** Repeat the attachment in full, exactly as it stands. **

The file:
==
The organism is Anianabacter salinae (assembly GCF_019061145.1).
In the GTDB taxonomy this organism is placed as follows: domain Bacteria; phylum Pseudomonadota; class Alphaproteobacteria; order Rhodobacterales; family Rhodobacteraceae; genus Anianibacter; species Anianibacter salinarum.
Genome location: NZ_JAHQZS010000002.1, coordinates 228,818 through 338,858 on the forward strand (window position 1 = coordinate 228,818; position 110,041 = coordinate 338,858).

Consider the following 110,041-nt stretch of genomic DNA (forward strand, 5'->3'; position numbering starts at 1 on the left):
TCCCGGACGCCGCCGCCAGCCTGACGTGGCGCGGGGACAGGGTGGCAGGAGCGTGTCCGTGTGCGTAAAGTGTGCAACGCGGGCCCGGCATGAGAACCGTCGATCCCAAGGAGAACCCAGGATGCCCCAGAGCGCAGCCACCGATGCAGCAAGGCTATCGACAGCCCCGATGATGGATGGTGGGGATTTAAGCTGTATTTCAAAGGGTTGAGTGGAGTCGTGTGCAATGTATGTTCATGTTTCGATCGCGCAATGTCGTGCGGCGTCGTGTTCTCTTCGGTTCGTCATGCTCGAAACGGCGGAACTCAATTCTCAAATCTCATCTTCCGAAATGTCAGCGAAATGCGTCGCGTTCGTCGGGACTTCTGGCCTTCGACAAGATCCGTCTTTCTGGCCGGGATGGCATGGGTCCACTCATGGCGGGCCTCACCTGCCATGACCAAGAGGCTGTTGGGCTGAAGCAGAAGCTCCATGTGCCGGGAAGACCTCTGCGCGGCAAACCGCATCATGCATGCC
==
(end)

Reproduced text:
The organism is Anianabacter salinae (assembly GCF_019061145.1).
In the GTDB taxonomy this organism is placed as follows: domain Bacteria; phylum Pseudomonadota; class Alphaproteobacteria; order Rhodobacterales; family Rhodobacteraceae; genus Anianibacter; species Anianibacter salinarum.
Genome location: NZ_JAHQZS010000002.1, coordinates 228,818 through 338,858 on the forward strand (window position 1 = coordinate 228,818; position 110,041 = coordinate 338,858).

Consider the following 110,041-nt stretch of genomic DNA (forward strand, 5'->3'; position numbering starts at 1 on the left):
TCCCGGACGCCGCCGCCAGCCTGACGTGGCGCGGGGACAGGGTGGCAGGAGCGTGTCCGTGTGCGTAAAGTGTGCAACGCGGGCCCGGCATGAGAACCGTCGATCCCAAGGAGAACCCAGGATGCCCCAGAGCGCAGCCACCGATGCAGCAAGGCTATCGACAGCCCCGATGATGGATGGTGGGGATTTAAGCTGTATTTCAAAGGGTTGAGTGGAGTCGTGTGCAATGTATGTTCATGTTTCGATCGCGCAATGTCGTGCGGCGTCGTGTTCTCTTCGGTTCGTCATGCTCGAAACGGCGGAACTCAATTCTCAAATCTCATCTTCCGAAATGTCAGCGAAATGCGTCGCGTTCGTCGGGACTTCTGGCCTTCGACAAGATCCGTCTTTCTGGCCGGGATGGCATGGGTCCACTCATGGCGGGCCTCACCTGCCATGACCAAGAGGCTGTTGGGCTGAAGCAGAAGCTCCATGTGCCGGGAAGACCTCTGCGCGGCAAACCGCATCATGCATGCC